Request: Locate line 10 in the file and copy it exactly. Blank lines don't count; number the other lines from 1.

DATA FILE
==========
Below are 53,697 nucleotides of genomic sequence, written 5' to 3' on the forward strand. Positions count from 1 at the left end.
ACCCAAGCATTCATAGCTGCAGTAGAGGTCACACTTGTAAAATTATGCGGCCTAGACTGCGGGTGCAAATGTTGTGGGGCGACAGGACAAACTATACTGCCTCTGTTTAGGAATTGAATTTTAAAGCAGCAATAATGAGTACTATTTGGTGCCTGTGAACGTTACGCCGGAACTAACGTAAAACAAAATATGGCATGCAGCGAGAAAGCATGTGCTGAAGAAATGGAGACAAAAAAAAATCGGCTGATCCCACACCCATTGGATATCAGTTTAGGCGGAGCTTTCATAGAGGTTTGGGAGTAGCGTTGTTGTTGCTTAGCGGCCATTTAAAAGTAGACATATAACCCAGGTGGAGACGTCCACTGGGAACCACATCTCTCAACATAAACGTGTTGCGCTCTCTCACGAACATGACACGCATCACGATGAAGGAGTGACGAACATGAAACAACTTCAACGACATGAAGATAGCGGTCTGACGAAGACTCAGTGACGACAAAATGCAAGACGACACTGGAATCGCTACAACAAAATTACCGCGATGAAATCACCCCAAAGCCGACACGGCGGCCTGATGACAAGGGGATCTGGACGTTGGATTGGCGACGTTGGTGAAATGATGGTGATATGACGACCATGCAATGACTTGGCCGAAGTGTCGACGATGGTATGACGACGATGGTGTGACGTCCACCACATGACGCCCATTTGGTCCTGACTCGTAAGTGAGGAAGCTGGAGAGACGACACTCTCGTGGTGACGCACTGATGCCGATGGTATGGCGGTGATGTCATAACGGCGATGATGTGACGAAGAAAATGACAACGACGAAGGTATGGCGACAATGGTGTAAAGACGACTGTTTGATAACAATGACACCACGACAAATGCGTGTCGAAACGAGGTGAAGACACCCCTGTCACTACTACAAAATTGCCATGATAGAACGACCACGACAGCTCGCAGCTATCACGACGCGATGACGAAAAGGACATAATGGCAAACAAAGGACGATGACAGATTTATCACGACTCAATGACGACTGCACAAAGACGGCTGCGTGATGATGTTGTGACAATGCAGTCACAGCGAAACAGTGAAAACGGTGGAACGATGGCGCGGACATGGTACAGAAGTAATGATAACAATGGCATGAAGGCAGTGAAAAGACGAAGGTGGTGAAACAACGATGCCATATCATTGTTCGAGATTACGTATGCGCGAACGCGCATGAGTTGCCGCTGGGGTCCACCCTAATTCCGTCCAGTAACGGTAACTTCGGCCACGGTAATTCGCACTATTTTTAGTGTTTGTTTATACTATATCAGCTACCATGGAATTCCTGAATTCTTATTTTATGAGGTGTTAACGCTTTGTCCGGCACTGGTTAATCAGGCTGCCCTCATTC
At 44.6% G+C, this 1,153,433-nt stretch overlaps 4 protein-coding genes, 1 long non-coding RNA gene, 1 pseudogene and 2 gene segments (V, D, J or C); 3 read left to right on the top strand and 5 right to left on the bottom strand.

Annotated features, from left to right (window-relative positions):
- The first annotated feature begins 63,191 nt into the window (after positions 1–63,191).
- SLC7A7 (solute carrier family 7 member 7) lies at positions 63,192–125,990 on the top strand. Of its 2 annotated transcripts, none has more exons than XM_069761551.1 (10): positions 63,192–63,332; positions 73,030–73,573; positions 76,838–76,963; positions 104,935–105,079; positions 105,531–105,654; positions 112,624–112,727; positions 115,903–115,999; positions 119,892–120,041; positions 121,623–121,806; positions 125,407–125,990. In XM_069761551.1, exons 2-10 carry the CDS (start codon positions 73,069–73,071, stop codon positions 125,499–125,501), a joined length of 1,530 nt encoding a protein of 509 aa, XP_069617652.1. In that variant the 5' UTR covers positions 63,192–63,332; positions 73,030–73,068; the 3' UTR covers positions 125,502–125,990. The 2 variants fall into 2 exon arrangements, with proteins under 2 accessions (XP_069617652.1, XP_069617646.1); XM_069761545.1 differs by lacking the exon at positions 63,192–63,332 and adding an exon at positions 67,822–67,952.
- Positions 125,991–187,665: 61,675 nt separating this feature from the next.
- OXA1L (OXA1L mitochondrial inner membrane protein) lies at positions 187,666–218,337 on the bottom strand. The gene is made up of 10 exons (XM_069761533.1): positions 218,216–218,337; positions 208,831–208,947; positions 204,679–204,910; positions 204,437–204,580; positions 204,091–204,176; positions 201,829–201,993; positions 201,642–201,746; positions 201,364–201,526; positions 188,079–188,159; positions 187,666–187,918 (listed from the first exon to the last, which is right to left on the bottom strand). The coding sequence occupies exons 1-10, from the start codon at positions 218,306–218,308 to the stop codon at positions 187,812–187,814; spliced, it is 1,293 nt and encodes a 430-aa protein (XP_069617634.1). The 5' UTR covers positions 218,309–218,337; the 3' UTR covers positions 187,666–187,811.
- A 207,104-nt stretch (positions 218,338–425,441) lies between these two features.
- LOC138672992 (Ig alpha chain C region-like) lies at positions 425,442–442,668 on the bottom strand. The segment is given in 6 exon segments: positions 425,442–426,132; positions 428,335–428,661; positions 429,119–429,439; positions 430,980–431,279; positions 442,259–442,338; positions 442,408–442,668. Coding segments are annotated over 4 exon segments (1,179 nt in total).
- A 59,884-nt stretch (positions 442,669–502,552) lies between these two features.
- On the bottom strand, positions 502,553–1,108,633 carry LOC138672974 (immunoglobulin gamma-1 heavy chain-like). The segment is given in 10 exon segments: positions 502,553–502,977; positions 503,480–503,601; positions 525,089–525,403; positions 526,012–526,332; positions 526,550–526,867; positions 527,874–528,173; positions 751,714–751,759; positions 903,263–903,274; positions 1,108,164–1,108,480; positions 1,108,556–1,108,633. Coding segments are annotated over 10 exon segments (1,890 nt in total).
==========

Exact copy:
- LOC138672992 (Ig alpha chain C region-like) lies at positions 425,442–442,668 on the bottom strand. The segment is given in 6 exon segments: positions 425,442–426,132; positions 428,335–428,661; positions 429,119–429,439; positions 430,980–431,279; positions 442,259–442,338; positions 442,408–442,668. Coding segments are annotated over 4 exon segments (1,179 nt in total).